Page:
Coupons: the good, the bad and the ugly. WooCommerce coupon codes are great to convert more sales – but sometimes they get users to pause / stop placing the order until they find a coupon code online (you did it too, I know).
One good workaround that the internet giants such as Amazon and eBay have implemented is to hide the coupon form until an email is entered, or alternatively to move the coupon code to the bottom of the Cart page. This is a very smart move, and gets the user to concentrate on the Cart / Checkout details before entering or searching for a coupon.
So the question is – how to move the coupon code form in the Cart page and remove it from the Checkout page? Well, as usual, a bit of PHP can help us. Here’s how it’s done! Continue reading WooCommerce: Move / Remove Coupon Form @ Cart & Checkout
This is a guest post by Michael Lazar of ReadyCloud – if you like the article, make sure to thank him in the comments!
Customers are the backbone of any ecommerce store, but loyal customers are the shining stars. They cost less to retain, and they are easier to sell to – not to mention that they’ll do some of your marketing for you via social media.
The biggest names in ecommerce right now are thriving because of their loyal customers. Amazon Prime, for example, has over 100 million subscribers, and Zappos does 75% of their business with repeat customers.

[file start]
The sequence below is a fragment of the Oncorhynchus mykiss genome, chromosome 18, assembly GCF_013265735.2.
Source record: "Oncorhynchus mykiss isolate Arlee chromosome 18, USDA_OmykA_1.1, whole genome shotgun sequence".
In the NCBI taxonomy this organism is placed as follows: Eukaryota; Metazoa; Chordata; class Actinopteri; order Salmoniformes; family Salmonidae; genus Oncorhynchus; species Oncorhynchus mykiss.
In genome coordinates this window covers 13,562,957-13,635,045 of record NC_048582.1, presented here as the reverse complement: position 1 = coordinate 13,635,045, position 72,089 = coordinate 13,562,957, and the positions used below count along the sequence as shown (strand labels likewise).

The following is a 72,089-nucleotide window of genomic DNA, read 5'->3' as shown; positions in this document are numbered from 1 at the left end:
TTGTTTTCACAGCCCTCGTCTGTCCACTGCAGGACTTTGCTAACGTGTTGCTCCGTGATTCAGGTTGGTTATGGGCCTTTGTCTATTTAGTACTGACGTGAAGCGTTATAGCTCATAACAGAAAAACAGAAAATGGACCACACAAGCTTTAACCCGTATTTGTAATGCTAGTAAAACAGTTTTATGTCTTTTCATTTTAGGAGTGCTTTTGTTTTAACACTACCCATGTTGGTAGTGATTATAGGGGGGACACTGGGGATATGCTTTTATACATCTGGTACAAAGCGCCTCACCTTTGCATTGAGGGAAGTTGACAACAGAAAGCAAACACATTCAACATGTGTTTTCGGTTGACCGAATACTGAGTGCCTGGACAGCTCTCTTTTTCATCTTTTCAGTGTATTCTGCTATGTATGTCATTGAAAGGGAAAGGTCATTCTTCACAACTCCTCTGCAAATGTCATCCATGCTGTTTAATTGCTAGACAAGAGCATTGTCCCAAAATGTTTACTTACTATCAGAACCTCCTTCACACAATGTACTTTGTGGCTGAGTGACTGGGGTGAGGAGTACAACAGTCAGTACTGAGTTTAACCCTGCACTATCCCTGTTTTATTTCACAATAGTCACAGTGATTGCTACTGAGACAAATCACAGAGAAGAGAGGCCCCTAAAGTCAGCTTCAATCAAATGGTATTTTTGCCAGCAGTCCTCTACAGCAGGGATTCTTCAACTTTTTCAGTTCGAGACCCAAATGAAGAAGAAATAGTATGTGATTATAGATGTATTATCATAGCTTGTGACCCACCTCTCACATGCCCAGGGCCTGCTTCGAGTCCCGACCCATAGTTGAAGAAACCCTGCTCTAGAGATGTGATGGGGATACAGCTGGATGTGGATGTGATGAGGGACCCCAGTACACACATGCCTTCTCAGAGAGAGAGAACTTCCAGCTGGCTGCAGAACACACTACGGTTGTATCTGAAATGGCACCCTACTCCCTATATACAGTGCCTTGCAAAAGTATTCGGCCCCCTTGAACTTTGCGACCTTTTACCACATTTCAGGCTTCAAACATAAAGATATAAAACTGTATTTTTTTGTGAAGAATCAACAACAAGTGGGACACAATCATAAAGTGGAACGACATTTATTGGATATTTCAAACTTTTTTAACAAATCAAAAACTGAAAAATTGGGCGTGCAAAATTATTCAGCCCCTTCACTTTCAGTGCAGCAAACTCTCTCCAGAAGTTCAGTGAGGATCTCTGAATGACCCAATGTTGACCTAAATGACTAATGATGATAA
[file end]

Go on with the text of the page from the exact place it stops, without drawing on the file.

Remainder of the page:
Have you ever wondered how these internet giants have captured and retained customers?
Surprisingly, their tactics are not as expensive and time-consuming as you might think. Even as a small WooCommerce e-tailer, you can provide a shopping experience that will keep your customers coming back.
And here are five ways to make it happen. Continue reading How to Keep Your WooCommerce Customers Loyal?
This is a guest post by Maarten Belmans of Studio Wombat – if you like the article, make sure to thank him in the comments!
Popups…. they sometimes feel like the necessary evil of ecommerce websites. We all see them several times a day, and we click away from them just as often.
On the other hand, if you run one or more ecommerce websites, it’s hard to ignore them completely. After all, anyone with an email marketing campaign needs a way to capture the email addresses of potential customers.
Unfortunately, since few people get excited by popups while they’re browsing, it shouldn’t come as a surprise that the average opt-in rate on a website averages 1.95%. That’s not a very impressive number.
If you are trying to grow your email list, however, you’re probably looking for a new, fun, gamified way to capture email addresses – without annoying your users. Continue reading How to Increase Your WooCommerce Website Opt-In Rates?